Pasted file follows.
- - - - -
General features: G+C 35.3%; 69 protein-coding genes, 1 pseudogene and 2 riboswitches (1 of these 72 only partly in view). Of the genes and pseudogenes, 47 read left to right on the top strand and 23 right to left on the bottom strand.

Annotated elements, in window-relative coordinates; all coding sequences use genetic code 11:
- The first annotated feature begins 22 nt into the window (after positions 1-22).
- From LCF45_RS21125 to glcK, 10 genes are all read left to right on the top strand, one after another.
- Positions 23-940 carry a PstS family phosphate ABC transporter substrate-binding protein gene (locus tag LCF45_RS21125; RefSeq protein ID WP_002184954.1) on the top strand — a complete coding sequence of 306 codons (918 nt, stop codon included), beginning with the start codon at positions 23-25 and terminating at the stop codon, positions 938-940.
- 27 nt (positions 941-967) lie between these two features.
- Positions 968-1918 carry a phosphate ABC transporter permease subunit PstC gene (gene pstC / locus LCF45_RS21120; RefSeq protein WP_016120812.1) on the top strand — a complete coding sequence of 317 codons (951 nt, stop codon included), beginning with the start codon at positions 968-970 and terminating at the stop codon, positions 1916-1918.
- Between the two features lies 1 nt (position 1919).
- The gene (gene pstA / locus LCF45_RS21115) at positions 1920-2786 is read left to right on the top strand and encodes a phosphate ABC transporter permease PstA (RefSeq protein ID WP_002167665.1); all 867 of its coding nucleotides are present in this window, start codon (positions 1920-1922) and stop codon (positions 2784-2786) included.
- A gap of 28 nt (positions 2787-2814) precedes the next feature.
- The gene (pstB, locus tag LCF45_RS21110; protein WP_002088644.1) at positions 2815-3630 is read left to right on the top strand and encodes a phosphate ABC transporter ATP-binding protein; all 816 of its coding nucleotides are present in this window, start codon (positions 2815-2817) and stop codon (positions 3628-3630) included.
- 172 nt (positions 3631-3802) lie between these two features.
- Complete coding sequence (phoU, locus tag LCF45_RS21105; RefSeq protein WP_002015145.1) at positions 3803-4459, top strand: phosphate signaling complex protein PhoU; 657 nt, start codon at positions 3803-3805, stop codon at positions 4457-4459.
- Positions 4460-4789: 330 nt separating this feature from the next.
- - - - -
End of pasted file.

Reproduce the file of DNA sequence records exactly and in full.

General features: G+C 35.3%; 69 protein-coding genes, 1 pseudogene and 2 riboswitches (1 of these 72 only partly in view). Of the genes and pseudogenes, 47 read left to right on the top strand and 23 right to left on the bottom strand.

Annotated elements, in window-relative coordinates; all coding sequences use genetic code 11:
- The first annotated feature begins 22 nt into the window (after positions 1-22).
- From LCF45_RS21125 to glcK, 10 genes are all read left to right on the top strand, one after another.
- Positions 23-940 carry a PstS family phosphate ABC transporter substrate-binding protein gene (locus tag LCF45_RS21125; RefSeq protein ID WP_002184954.1) on the top strand — a complete coding sequence of 306 codons (918 nt, stop codon included), beginning with the start codon at positions 23-25 and terminating at the stop codon, positions 938-940.
- 27 nt (positions 941-967) lie between these two features.
- Positions 968-1918 carry a phosphate ABC transporter permease subunit PstC gene (gene pstC / locus LCF45_RS21120; RefSeq protein WP_016120812.1) on the top strand — a complete coding sequence of 317 codons (951 nt, stop codon included), beginning with the start codon at positions 968-970 and terminating at the stop codon, positions 1916-1918.
- Between the two features lies 1 nt (position 1919).
- The gene (gene pstA / locus LCF45_RS21115) at positions 1920-2786 is read left to right on the top strand and encodes a phosphate ABC transporter permease PstA (RefSeq protein ID WP_002167665.1); all 867 of its coding nucleotides are present in this window, start codon (positions 1920-1922) and stop codon (positions 2784-2786) included.
- A gap of 28 nt (positions 2787-2814) precedes the next feature.
- The gene (pstB, locus tag LCF45_RS21110; protein WP_002088644.1) at positions 2815-3630 is read left to right on the top strand and encodes a phosphate ABC transporter ATP-binding protein; all 816 of its coding nucleotides are present in this window, start codon (positions 2815-2817) and stop codon (positions 3628-3630) included.
- 172 nt (positions 3631-3802) lie between these two features.
- Complete coding sequence (phoU, locus tag LCF45_RS21105; RefSeq protein WP_002015145.1) at positions 3803-4459, top strand: phosphate signaling complex protein PhoU; 657 nt, start codon at positions 3803-3805, stop codon at positions 4457-4459.
- Positions 4460-4789: 330 nt separating this feature from the next.